Cultivation :
Easily grown in ordinary gardening soil, preferring a sunny position. Prefers limestone soils. Prefers a gritty well-drained peaty soil. A sub-shrub, producing annual stems from a woody base. A good plant for a rock garden, it succeeds on banks and on walls. A very ornamental plant. The sub-species D. octopetala hookeriana has been shown to produce nitrogen nodules on its roots due to a symbiotic relationship with certain soil bacteria, in the same way as peas and beans. It has been assumed here that the species type can also do this[K]. Some of the nitrogen is utilized by the growing plant but some can also be used by other plants growing nearby. Established plants strongly resent root disturbance.

Propagation:
Seed – best sown in pots a shady cold frame or sheltered place outdoors as soon as it is ripe[200]. Stored seed requires stratification and should be sown as soon as possible. The seed usually germinates in 1 – 12 months or more at 20°c[200]. When they are large enough to handle, prick the seedlings out into individual pots and grow them on in the greenhouse for their first winter. Plant them out into their permanent positions in late spring or early summer, after the last expected frosts. Division of self-layered shoots in early spring[1, 200]. Cuttings of half-ripe wood with a heel, July/August in sharp sand in a frame

Medicinal Uses:
Antidiarrhoeal;  Astringent;  Digestive.

The entire plant, harvested just before or at flowering time is astringent and digestive[9]. An infusion is used as a stomach tonic, and also as a gargle for treating gingivitis and other disorders of the mouth and throat.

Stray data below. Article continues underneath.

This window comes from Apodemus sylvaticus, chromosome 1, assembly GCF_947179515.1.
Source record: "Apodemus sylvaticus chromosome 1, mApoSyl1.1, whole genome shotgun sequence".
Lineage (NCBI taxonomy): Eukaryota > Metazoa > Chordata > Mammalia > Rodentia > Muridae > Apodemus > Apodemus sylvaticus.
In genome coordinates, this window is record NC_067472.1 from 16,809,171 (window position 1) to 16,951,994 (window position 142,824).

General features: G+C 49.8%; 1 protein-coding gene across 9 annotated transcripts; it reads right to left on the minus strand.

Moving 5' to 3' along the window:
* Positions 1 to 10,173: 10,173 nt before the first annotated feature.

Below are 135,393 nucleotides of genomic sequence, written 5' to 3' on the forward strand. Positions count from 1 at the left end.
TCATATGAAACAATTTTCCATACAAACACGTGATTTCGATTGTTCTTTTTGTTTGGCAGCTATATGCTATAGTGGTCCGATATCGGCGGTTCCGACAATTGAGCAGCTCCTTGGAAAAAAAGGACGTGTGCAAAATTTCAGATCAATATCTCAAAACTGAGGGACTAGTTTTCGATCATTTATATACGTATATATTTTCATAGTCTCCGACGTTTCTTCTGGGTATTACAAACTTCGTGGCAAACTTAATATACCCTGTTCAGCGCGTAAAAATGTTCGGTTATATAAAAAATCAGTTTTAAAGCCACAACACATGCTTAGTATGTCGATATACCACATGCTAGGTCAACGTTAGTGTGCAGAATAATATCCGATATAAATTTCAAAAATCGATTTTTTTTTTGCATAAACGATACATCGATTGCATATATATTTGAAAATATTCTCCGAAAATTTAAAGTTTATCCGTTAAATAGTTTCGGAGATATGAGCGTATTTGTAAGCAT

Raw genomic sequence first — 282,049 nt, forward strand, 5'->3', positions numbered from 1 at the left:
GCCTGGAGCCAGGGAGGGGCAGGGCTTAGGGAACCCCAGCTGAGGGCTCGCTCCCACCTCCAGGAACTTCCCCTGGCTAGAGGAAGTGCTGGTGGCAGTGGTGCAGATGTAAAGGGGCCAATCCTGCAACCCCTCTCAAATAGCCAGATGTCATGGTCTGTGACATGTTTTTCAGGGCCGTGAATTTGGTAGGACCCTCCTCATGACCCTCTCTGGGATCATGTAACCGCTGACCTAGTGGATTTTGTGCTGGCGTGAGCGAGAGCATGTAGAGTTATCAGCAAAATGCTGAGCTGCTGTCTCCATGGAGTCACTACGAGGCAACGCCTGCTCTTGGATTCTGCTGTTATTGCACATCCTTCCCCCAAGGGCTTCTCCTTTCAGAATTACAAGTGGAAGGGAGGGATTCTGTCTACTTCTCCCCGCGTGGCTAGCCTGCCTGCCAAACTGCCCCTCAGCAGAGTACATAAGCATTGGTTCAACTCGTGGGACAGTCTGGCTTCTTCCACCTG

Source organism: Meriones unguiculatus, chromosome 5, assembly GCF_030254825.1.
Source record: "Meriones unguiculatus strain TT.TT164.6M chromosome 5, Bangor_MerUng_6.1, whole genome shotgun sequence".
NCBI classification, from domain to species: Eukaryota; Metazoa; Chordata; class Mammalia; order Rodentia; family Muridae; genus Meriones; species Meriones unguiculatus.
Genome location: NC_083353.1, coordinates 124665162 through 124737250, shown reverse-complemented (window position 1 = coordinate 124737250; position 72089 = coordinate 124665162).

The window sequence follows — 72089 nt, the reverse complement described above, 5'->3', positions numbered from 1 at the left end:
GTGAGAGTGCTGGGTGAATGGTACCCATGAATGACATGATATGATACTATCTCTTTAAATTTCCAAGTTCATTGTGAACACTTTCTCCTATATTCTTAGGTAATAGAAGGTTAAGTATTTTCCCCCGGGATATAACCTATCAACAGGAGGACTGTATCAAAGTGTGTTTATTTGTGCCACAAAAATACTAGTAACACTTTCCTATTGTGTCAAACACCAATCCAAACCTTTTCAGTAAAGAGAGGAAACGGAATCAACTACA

Other Uses:
The plant makes a good ground cover for spring bulbs, though it is not strongly weed suppressive. Slow-growing at first, it then forms a dense mat. Plants should be spaced about 30cm apart each way and they form a carpet, the branches rooting at intervals along the stems.

Disclaimer:
The information presented herein is intended for educational purposes only. Individual results may vary, and before using any supplements, it is always advisable to consult with your own health care provider.

Resources:
http://www.botanical.com/botanical/mgmh/a/avens084.html
http://www.pfaf.org/user/Plant.aspx?LatinName=Dryas+octopetala
http://en.wikipedia.org/wiki/Dryas_octopetala

Enhanced by Zemanta

Typha latifolia

Botanical Name : Typha latifolia
Family: Typhaceae
Genus: Typha
Species: T. latifolia
Kingdom: Plantae
Order: Poales

Common Names :Bulrush, Common Bulrush, Broadleaf Cattail, Common Cattail, Great Reedmace, Cooper’s reed, Cumbungi

Typha latifoliaT. latifolia is called totora, espadaña común, tule espidilla, or piriope in Spanish; roseau des étangs in French; and tabua-larga in Portuguese.

Habitat :Typha latifolia is found as a native species in North and South America, Great Britain, Eurasia and Africa. In Canada, broadleaf cattail occurs in all provinces and the Northwest Territories, and in the United States, it is native to all states except Hawaii. The species is non-native, and considered an invasive weed, in Australia and Hawaii. It is not native but has been reported in Indonesia, Malaysia, New Zealand, Papua New Guinea, and the Philippines.

T. latifolia has been found in a variety of climates, including tropical, subtropical, southern and northern temperate, humid coastal, and dry continental. It is found at elevations from sea level to 7,500 feet (2,300 m).

T. latifolia is an “obligate wetland” species, meaning that it is always found in or near water. The species generally grows in flooded areas where the water depth does not exceed 2.6 feet (0.8 meters). However, it has also been reported growing in floating mats in slightly deeper water. T. latifolia grows mostly in fresh water but also occurs in slightly brackish marshes. The species can displace other species native to salt marshes upon reduction in salinity. Under such conditions the plant may be considered invasive, since it interferes with preservation of the salt marsh habitat